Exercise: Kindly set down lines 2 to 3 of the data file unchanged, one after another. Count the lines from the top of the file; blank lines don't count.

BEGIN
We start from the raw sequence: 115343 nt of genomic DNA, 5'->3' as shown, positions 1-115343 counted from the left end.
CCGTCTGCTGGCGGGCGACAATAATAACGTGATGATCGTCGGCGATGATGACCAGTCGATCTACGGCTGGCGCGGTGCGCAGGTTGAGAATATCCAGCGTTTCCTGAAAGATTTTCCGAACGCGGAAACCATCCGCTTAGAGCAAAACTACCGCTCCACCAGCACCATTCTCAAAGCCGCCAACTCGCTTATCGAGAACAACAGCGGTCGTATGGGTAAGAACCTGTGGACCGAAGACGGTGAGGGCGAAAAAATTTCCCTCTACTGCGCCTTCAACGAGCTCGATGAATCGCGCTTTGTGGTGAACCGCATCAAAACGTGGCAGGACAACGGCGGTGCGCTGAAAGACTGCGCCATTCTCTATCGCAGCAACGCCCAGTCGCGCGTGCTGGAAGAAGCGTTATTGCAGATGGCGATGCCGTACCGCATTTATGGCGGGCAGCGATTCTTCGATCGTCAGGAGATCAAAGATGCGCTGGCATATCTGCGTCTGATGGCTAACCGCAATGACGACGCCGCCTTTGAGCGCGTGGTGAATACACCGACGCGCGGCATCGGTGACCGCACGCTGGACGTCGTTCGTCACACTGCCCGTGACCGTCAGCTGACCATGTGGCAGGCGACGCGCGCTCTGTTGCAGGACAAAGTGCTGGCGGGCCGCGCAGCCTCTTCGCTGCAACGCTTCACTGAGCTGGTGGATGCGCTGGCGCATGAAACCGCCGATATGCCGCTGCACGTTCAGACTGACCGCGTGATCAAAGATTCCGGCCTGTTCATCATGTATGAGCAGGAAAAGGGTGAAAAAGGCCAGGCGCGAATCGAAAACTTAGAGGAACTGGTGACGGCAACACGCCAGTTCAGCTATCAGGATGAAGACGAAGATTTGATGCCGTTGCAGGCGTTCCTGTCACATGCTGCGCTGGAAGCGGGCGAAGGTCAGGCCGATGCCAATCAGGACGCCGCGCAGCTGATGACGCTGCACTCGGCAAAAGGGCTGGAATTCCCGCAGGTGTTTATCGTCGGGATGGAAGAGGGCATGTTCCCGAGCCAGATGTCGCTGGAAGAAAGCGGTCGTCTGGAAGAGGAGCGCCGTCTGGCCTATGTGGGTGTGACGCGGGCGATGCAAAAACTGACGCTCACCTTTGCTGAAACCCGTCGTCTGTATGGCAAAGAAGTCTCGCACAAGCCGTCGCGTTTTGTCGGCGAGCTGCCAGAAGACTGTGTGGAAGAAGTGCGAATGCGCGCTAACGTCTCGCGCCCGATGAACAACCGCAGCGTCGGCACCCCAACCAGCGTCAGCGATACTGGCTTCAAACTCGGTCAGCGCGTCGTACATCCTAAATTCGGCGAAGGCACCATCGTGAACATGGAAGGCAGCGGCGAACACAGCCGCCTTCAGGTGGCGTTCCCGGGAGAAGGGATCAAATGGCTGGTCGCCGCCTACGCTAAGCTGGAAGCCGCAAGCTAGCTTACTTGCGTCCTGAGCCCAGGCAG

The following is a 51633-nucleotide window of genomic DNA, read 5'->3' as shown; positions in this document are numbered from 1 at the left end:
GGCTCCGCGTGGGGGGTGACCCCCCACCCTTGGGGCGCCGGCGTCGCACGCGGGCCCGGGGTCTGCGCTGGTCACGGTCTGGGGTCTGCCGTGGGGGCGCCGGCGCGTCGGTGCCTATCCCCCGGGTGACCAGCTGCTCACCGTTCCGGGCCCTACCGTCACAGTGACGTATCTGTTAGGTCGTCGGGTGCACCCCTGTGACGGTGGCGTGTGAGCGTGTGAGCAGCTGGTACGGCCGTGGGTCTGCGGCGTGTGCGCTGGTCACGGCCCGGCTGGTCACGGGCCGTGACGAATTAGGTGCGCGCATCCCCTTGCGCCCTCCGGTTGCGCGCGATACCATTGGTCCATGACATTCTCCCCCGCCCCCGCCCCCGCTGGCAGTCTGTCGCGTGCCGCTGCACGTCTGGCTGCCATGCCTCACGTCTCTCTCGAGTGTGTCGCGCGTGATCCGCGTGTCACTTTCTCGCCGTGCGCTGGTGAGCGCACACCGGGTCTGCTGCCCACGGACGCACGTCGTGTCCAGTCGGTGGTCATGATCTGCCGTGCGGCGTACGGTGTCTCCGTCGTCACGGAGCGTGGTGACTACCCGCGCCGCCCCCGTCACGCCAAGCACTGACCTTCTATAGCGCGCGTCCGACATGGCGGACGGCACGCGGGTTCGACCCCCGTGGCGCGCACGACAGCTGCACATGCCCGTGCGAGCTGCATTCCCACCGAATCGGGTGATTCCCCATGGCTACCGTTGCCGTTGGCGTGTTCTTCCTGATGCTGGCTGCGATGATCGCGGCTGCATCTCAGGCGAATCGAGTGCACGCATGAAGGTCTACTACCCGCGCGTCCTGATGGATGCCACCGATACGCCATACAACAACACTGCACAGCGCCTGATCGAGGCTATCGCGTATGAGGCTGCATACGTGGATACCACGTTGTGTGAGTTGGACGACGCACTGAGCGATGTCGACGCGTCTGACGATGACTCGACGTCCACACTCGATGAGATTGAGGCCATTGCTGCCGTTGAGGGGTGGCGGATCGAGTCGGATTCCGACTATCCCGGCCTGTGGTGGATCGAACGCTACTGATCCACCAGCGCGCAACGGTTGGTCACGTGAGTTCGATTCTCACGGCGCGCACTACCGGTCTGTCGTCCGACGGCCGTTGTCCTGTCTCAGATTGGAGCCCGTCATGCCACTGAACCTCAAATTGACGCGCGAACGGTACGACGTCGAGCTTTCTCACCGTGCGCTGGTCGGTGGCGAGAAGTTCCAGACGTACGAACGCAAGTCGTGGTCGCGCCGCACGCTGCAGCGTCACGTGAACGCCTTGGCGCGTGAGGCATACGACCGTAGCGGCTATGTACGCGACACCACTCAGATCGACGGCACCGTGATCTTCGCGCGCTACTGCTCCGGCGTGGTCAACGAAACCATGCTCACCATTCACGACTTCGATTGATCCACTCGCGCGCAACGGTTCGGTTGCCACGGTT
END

CCGTCTGCTGGCGGGCGACAATAATAACGTGATGATCGTCGGCGATGATGACCAGTCGATCTACGGCTGGCGCGGTGCGCAGGTTGAGAATATCCAGCGTTTCCTGAAAGATTTTCCGAACGCGGAAACCATCCGCTTAGAGCAAAACTACCGCTCCACCAGCACCATTCTCAAAGCCGCCAACTCGCTTATCGAGAACAACAGCGGTCGTATGGGTAAGAACCTGTGGACCGAAGACGGTGAGGGCGAAAAAATTTCCCTCTACTGCGCCTTCAACGAGCTCGATGAATCGCGCTTTGTGGTGAACCGCATCAAAACGTGGCAGGACAACGGCGGTGCGCTGAAAGACTGCGCCATTCTCTATCGCAGCAACGCCCAGTCGCGCGTGCTGGAAGAAGCGTTATTGCAGATGGCGATGCCGTACCGCATTTATGGCGGGCAGCGATTCTTCGATCGTCAGGAGATCAAAGATGCGCTGGCATATCTGCGTCTGATGGCTAACCGCAATGACGACGCCGCCTTTGAGCGCGTGGTGAATACACCGACGCGCGGCATCGGTGACCGCACGCTGGACGTCGTTCGTCACACTGCCCGTGACCGTCAGCTGACCATGTGGCAGGCGACGCGCGCTCTGTTGCAGGACAAAGTGCTGGCGGGCCGCGCAGCCTCTTCGCTGCAACGCTTCACTGAGCTGGTGGATGCGCTGGCGCATGAAACCGCCGATATGCCGCTGCACGTTCAGACTGACCGCGTGATCAAAGATTCCGGCCTGTTCATCATGTATGAGCAGGAAAAGGGTGAAAAAGGCCAGGCGCGAATCGAAAACTTAGAGGAACTGGTGACGGCAACACGCCAGTTCAGCTATCAGGATGAAGACGAAGATTTGATGCCGTTGCAGGCGTTCCTGTCACATGCTGCGCTGGAAGCGGGCGAAGGTCAGGCCGATGCCAATCAGGACGCCGCGCAGCTGATGACGCTGCACTCGGCAAAAGGGCTGGAATTCCCGCAGGTGTTTATCGTCGGGATGGAAGAGGGCATGTTCCCGAGCCAGATGTCGCTGGAAGAAAGCGGTCGTCTGGAAGAGGAGCGCCGTCTGGCCTATGTGGGTGTGACGCGGGCGATGCAAAAACTGACGCTCACCTTTGCTGAAACCCGTCGTCTGTATGGCAAAGAAGTCTCGCACAAGCCGTCGCGTTTTGTCGGCGAGCTGCCAGAAGACTGTGTGGAAGAAGTGCGAATGCGCGCTAACGTCTCGCGCCCGATGAACAACCGCAGCGTCGGCACCCCAACCAGCGTCAGCGATACTGGCTTCAAACTCGGTCAGCGCGTCGTACATCCTAAATTCGGCGAAGGCACCATCGTGAACATGGAAGGCAGCGGCGAACACAGCCGCCTTCAGGTGGCGTTCCCGGGAGAAGGGATCAAATGGCTGGTCGCCGCCTACGCTAAGCTGGAAGCCGCAAGCTAGCTTACTTGCGTCCTGAGCCCAGGCAG

The following is a 51633-nucleotide window of genomic DNA, read 5'->3' as shown; positions in this document are numbered from 1 at the left end: